According to the Ragnarssona þáttr, the army that seized York in 866 was led by ‘Björn Ironside, Hvitserk, Ivar the Boneless, Sigurd Snake-in-the-Eye and Ubba, the sons of Ragnar Lodbrok’. It was on 1 Nov 866 that the Vikings seized Northumbria’s capital, Eforwic (York). They did this almost bloodlessly because the Anglians were celebrating All Saints Day, and therefore ensconced inside their churches. The VIkings renamed the city as Jórvík.

The sons took and tortured Aella to death, using a method they call the ‘blood eagle’, which was very bloodthirsty, the ribs were severed from the spine and the lungs pulled out and backwards, to resemble wings. However Anglian reports said he died on the battlefield.

The Vikings appointed a puppet king of Northumbria, Ecgberht who reigned from 867-872, though little is reported of him or his reign. Symeon of Durham lists the leaders of the Viking army as Amund, Beicsecg, Frana, Guthrun, Halfdene [Halfdann], Harold, Hubba, Inguar [Ingvar], Osbern, Oscytell [Ketill] and Sidroc.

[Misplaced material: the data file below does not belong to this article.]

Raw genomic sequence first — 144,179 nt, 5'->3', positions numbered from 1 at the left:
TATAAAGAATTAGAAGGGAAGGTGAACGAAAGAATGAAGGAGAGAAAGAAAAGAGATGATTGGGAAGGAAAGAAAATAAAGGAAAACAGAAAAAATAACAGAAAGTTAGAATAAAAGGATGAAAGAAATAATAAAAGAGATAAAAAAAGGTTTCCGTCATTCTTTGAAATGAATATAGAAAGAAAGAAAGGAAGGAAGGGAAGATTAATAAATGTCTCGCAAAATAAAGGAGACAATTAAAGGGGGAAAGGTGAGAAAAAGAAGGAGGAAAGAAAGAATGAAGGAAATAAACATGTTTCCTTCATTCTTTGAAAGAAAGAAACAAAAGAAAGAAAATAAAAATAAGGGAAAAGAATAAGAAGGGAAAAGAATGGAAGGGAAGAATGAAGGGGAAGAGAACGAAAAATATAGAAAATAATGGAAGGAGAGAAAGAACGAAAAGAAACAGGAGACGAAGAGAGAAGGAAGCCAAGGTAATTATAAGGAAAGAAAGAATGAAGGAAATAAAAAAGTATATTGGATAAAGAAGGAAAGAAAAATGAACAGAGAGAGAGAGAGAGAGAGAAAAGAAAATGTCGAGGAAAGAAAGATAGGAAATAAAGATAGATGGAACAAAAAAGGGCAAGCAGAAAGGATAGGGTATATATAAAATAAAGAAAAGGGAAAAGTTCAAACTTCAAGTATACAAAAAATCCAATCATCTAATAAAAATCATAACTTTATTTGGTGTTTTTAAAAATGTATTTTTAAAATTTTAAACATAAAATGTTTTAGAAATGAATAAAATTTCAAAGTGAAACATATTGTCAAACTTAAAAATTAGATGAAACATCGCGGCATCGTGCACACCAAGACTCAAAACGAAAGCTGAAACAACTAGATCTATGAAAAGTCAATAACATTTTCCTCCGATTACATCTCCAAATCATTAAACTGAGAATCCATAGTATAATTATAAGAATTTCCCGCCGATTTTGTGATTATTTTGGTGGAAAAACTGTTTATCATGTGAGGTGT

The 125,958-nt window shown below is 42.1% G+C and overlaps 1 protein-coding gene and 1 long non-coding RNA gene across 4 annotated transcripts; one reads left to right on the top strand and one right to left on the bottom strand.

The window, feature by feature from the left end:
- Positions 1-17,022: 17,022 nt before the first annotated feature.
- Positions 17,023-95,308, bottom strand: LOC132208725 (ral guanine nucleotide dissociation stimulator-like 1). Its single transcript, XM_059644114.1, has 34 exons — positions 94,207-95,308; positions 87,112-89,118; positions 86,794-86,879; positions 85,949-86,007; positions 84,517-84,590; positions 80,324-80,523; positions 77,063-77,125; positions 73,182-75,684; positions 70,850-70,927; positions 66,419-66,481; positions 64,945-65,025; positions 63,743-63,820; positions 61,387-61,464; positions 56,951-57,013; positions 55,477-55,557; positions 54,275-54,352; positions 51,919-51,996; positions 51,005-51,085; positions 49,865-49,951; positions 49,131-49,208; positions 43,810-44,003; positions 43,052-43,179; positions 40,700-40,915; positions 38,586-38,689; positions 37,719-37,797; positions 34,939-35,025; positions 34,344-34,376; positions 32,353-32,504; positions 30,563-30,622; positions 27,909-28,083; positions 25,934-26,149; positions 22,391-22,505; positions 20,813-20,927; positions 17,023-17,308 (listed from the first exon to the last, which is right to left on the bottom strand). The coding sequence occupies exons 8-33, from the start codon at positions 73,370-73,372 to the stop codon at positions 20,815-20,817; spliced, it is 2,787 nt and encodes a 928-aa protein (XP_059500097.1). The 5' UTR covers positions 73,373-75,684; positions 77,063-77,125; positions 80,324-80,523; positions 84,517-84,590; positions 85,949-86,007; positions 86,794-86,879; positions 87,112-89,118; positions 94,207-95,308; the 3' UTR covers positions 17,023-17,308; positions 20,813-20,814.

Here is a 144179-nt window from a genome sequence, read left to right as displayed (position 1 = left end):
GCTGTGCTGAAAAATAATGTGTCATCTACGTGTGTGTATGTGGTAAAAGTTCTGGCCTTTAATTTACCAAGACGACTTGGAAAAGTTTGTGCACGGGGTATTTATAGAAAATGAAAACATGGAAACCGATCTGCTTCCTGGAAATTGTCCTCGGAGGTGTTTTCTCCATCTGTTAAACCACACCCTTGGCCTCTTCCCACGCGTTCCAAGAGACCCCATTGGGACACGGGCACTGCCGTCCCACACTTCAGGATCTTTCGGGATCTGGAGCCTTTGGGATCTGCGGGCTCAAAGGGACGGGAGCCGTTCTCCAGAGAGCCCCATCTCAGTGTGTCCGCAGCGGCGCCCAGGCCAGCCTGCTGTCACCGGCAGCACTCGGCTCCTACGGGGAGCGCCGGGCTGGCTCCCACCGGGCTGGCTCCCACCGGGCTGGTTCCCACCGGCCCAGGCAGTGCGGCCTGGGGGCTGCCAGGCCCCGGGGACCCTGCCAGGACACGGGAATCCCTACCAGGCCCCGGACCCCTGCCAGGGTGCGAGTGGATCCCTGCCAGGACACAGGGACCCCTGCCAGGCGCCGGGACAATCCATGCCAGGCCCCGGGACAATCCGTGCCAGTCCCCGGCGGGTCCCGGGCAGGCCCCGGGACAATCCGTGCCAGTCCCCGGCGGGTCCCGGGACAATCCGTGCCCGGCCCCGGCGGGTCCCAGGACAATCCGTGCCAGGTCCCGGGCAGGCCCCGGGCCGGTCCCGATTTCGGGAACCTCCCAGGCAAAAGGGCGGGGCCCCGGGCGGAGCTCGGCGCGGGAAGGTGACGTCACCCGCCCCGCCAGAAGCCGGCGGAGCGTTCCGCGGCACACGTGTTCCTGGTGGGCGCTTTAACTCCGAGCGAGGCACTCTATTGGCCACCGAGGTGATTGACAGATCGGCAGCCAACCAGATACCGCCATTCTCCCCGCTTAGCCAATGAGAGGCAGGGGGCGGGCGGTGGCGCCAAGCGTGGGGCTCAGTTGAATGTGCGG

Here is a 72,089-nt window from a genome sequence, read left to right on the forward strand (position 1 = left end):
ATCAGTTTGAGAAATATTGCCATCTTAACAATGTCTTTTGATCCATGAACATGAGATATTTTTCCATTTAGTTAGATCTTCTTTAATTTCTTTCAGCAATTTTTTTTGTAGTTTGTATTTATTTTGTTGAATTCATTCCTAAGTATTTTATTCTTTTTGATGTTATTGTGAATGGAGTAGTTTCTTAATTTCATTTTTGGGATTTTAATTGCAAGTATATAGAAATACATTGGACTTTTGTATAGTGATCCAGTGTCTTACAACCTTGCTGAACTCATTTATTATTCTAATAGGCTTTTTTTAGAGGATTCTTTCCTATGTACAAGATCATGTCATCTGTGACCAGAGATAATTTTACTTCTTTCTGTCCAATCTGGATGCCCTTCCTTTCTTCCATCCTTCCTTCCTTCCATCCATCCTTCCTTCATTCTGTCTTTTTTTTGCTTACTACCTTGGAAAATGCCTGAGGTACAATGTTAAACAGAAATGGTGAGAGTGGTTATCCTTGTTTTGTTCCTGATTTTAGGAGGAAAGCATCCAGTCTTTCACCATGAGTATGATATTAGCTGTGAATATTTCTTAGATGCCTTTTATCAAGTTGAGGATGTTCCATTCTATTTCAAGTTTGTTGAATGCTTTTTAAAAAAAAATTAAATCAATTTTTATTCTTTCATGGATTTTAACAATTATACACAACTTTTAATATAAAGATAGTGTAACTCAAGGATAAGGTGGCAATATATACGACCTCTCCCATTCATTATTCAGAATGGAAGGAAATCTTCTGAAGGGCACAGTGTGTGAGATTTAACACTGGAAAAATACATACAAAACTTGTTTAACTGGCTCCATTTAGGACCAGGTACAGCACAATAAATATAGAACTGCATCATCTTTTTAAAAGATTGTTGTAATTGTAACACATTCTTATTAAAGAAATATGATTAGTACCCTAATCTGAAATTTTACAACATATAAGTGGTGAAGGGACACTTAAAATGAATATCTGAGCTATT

I could find no trace of the father of Aella and Osberht, nor can I establish who Aella married, though I have traced two daughters for him, the long-lived Blaeja [aka Hejuna] (784-874) and Aethelthryth. (865-?).

Blaeja was born in Northumbria and married the Dane Sigurd ‘Snake-in-the-eye’ Ragnarsson. (though he also went by his mother’s name, Sigurd Áslaugsson). The snake-in-the-eye epithet referenced a congenital mark in his eye that resembled the ouroboros, a serpent or a dragon eating its own tail.

Engraving of the Danish king Sigurd Snake-in-the-Eye, dated1670

Sigurd features in the Scandinavian sagas and histories, as a boy, he and his surviving brothers avenged the killing of two of their siblings by the Swedish king Eysteinn Beli (aka Östen). They assembled a fleet of twenty-nine longships and killed the king at his base in Uppsala.

Still a boy he accompanied his father to Scotland and the Scottish Isles where they killed local earls. Subsequently Sigurd and his brothers were appointed sub-rulers of these territories.

Ragnarssona þáttr states that when his father died, Sigurd inherited the Danish islands of Halland, Scania, Viken and Zealand. It is also possible he was for a time co-ruler of Denmark with his brother Halfdan, because Frankish sources mention Sigfred and Halfdan as rulers in 873. It is confusing because the name Sigurd and Sigfred were constantly interchanged in these times.